Insurance business in India started in the year in 1818 with the establishment of the Oriental Life Insurance Company in Calcutta by Anita Bhavsar. This Company however failed in 1834. In 1829, the Madras Equitable had begun transacting life insurance business in the Madras Presidency. 1870 saw the enactment of the British Insurance Act and in the last three decades of the nineteenth century, the Bombay Mutual (1871), Oriental (1874) and Empire of India (1897) were started in the Bombay Residency. This era, however, was dominated by foreign insurance offices which did good business in India, namely Albert Life Assurance, Royal Insurance, Liverpool and London Globe Insurance and the Indian offices were up for hard competition from the foreign companies.
In 1914, the Government of India started publishing returns of Insurance Companies in India. The Indian Life Assurance Companies Act, 1912 was the first statutory measure to regulate life business.
With the time, large number of insurance companies got set up and the level of competition became high. Unfair trade practices also started getting reported. So the Government of India, decided to nationalize the insurance business.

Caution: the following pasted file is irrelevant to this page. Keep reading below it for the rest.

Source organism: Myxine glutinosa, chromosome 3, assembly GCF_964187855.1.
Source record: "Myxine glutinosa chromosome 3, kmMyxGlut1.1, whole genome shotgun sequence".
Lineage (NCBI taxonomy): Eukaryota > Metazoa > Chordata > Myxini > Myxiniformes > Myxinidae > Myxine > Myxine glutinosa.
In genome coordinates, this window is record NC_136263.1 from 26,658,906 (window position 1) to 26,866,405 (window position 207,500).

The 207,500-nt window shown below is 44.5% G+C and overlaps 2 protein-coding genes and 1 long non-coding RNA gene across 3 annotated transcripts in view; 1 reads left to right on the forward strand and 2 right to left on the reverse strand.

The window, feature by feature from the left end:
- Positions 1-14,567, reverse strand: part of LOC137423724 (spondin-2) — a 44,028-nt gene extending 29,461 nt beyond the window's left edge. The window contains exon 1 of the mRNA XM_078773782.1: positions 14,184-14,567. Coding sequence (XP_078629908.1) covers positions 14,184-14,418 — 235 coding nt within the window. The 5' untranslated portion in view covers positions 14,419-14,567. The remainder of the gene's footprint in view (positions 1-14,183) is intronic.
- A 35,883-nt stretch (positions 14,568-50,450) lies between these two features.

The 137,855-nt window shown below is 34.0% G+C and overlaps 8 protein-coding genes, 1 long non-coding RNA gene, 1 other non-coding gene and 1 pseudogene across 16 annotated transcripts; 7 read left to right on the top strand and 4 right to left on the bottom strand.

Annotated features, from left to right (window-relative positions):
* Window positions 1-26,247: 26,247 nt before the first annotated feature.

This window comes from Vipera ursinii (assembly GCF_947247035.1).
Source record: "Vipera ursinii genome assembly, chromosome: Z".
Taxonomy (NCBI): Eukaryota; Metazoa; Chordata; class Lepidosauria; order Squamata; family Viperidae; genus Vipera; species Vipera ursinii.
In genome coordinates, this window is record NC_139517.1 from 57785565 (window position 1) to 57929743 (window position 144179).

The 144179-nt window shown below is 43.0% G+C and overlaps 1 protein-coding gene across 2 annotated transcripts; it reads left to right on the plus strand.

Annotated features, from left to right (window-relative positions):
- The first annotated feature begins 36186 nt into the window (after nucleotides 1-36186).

An Ordinance was issued on 19th January, 1956 nationalising the Life Insurance sector and Life Insurance Corporation came into existence in the same year. The LIC absorbed 154 Indian, 16 non-Indian insurers as also 75 provident societies—245 Indian and foreign insurers in all.
In 1972 with the passing of the General Insurance Business (Nationalisation) Act, general insurance business was nationalized with effect from 1st January, 1973. 107 insurers were amalgamated and grouped into four companies, namely National Insurance Company Ltd., the New India Assurance Company Ltd., the Oriental Insurance Company Ltd and the United India Insurance Company Ltd. The General Insurance Corporation of India was incorporated as a company in 1971 and it commence business on January 1sst 1973.
Insurance is listed in the Constitution of India in the Seventh Schedule as a Union List subject, meaning it can only be legislated by the Central government.
Following the recommendations of the Malhotra Committee report, in 1999, the Insurance Regulatory and Development Authority (IRDA) was constituted as an autonomous body to regulate and develop the insurance industry.
Today there are 28 general insurance companies including the ECGC and Agriculture Insurance Corporation of India and 24 life insurance companies operating in the country. Together with banking services, insurance services add about 7% to the country’s GDP.